Washington, D.C.-March 22, 2007. The U.S. Court of Appeals for the District of Columbia Circuit has scheduled argument in the Murphy v. IRS tax case for April 23, 2007 at the U.S. Courthouse in Washington, D.C. The case will determine whether “make whole” compensatory damages paid to whistleblowers (and other employees) as compensation for a “loss” constitutes taxable income.
The case concerns Marrita Murphy, who was illegally blacklisted in
retaliation for raising concerns about environmental violations
committed by the New York Air National Guard. After a contested trial
on the merits, the U.S. Department of Labor found that the NY Air Guard
violated six federal environmental whistleblower laws when it
blacklisted Ms. Murphy. She was awarded compensatory damages for
significant losses to her reputation and health and the NY Air Guard
was ordered to “make her whole.” The IRS demanded that Ms. Murphy pay
a tax on these “make whole” damages and Ms. Murphy filed a tax refund
action in federal court.
On August 22, 2006 the D.C. Circuit Court of Appeals agreed with Ms.
Murphy and ruled that compensation limited to making a damaged employee
“whole” was not “income” under the 16th Amendment of the U. S.
Constitution. That Amendment has long been interpreted as excluding
taxes on “make whole” type remedies, such as fire and life insurance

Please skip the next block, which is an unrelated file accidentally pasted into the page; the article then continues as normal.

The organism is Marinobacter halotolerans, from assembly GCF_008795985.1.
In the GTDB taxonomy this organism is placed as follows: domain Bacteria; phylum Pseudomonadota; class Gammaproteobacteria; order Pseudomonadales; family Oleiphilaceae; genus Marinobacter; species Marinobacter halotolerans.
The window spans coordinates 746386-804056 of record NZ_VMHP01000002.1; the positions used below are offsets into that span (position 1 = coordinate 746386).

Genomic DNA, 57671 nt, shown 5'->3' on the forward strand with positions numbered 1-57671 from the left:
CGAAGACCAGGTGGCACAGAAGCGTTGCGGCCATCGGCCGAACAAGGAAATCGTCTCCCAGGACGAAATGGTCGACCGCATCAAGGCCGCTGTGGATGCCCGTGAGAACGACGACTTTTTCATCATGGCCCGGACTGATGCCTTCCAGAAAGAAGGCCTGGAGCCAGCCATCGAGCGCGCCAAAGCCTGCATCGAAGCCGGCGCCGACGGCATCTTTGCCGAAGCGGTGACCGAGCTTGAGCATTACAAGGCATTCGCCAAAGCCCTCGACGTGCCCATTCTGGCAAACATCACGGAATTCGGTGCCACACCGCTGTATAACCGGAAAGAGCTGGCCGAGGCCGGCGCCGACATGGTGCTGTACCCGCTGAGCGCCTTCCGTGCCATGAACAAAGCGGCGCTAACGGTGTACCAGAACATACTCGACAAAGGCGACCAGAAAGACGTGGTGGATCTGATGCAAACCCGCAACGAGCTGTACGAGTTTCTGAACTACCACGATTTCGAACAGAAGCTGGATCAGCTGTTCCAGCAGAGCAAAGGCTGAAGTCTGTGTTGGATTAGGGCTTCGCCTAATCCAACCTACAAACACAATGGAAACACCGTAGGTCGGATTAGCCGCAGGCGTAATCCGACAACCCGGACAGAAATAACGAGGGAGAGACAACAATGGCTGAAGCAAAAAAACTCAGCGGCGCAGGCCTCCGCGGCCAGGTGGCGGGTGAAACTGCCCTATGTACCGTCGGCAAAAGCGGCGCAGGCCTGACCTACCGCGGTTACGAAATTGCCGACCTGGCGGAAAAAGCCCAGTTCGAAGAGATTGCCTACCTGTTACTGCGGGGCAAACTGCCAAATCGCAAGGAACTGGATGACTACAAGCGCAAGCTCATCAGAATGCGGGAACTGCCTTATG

and workers compensation claims.
At the request of the IRS, the Court agreed to re-hear arguments on
the case before the same panel of judges who earlier ruled in favor of
In a statement issued by the National Whistleblowers Center’s General
Counsel, and an attorney for Ms. Murphy, David K. Colapinto stated:
The IRS’s position punishes whistleblowers and other civil rights
victims. In a radical break from past precedent, the IRS is demanding
that Ms. Murphy pay a tax on compensation designed to make her whole
for physical and emotional injuries. If the IRS’ position is
sustained, whistleblowers will be obligated to pay a tax on damages
related to pain and suffering. Such a tax undermines the whistleblower
and civil rights laws, and would set a dangerous precedent permitting
the IRS to tax all forms of make whole remedies, including life and
property insurance payments.